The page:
Which workstation do you think offers you the best chance of being efficient and effective?

3. Shine

  • Clean your workspace and all equipment, and, going forward, make keeping things tidy and organized a priority!
  • At the end of your work day, clean your work area and ensure everything is put pack in its place.

This makes it easy to find things the next day and provides a quick, visual way to know what’s missing.

4. Standardize

  • Create a visual guideline or a checklist to keep your work area organized, orderly, and clean every day (see 5S+1 Office Checklist example below). Try using tape to identify ‘the place’ for different objects, and remember that labels can be used on ‘the place’ as well as on the object.

5. Sustain

  • Share your 5S+1 experience with your teammates. Let everyone know how you’ve implemented the methodology and how it’s helping your productivity.

Ensure your work area never reverts back to the old way!

5 +1. Safety

  • Safety is the “+1” in the 5S + 1 methodology, and was added after the development of the original 5Ss. Having a safe environment in which to work is extremely important, and 5S + 1 can help us do that.
  • Keep your work area safe. Look around for hazards each day. If they exist, eliminate them. For example, are there tripping hazards in your area, like PC cables, chairs etc?

Do you practice 5S + 1? What are your best tips for someone implementing it for the first time? What has worked well for you? What hasn’t?

Your Work Is More Than Your Title

You Are More Than Your Title
You are far more than your title.


Does your role limit what you can do?

The responsibilities you were hired for probably determine the primary goals of your day-to-day work. But I’m a firm believer that they aren’t all that you can, or even should, do.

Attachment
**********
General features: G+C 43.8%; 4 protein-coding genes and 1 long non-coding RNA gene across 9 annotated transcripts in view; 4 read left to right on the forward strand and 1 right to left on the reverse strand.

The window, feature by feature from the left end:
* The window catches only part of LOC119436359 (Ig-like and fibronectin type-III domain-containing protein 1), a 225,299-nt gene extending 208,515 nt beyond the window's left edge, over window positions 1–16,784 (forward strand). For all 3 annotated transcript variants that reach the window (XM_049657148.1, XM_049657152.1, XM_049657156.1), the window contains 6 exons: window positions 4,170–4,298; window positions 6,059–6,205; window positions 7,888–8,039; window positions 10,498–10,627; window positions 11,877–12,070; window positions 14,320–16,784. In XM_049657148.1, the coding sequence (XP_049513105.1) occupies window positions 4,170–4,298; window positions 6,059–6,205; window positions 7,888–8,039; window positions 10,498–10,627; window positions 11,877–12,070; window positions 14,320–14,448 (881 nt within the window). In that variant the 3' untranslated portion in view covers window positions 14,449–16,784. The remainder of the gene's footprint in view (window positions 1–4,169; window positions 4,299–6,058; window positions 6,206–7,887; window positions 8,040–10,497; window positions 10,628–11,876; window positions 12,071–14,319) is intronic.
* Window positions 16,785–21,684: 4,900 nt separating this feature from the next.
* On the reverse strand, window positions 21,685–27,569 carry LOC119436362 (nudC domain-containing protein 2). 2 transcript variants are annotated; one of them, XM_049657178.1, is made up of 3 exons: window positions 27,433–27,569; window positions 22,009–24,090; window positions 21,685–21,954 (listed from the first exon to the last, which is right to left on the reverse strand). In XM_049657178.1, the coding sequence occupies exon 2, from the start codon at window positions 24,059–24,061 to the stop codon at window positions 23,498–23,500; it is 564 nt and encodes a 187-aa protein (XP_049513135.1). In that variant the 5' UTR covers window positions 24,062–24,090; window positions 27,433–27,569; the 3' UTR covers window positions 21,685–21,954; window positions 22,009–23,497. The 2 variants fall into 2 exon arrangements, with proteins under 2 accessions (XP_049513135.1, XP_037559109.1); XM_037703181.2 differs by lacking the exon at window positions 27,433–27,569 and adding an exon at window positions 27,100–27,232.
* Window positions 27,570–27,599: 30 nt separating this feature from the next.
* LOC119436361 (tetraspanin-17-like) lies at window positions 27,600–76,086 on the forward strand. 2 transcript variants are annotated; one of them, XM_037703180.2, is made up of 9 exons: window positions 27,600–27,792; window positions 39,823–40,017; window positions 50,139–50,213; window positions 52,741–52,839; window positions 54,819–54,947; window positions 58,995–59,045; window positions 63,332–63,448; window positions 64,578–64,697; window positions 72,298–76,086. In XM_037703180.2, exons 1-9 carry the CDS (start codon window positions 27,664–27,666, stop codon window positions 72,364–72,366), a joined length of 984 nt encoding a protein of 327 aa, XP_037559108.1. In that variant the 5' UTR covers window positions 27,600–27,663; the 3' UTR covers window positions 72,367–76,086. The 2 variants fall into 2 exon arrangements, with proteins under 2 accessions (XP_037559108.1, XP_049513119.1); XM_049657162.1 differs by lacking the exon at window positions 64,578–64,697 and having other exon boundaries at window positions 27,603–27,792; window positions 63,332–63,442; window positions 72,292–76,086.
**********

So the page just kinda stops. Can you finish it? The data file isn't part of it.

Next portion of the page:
Imagine, for a moment, that you are a crane operator.

In this high-pressure role you are responsible for raising and lowering incredibly heavy loads based on instructions from a foreman.

One day, the foreman instructs you to lower the load to the ground. As you get ready to perform the task, you spy an abandoned vehicle precisely where the load will land. The foreman hasn’t seen the car. What do you do?

Think about it…then read onward.


Obviously, (hopefully?!), you don’t crush the car. But what else?

Would you try to figure out the root cause of the problem? Why the car is even there?

Is there an opportunity to improve the situation for next time? Maybe the signage directing work vehicles is misleading, or maybe there is a lack of security at the work site.

You could do only your assigned job, and in this case opt not to lower the cargo.

Or, you could make sure that vehicles are kept out of that area in the future and avoid another situation with a car where it doesn’t belong.

Which choice would you make?

Think about the role that you are in now.

Do you complete your work based on a precedent, or as you have been instructed? Is your current process based on the training you received from the person vacating the role, and was that person trained by the person before them?

A critical concept of Continuous Improvement is that the individual doing a task is most often the best person to figure out better ways of doing that task. Makes sense, doesn’t it?

So how often do you suggest changes to the way the work is done based on your own experience?

You can make a bigger contribution.

The job you do isn’t the only contribution you can make.

Look for opportunities outside of the scope of your role. Choose to realize improvements.

I think you’ll experience not only the success of making positive change, but also a level of job satisfaction and peer recognition that will prove that your work is more than your title.

Are You A Slave to Email? (aka Master Your Email Inbox. Today!)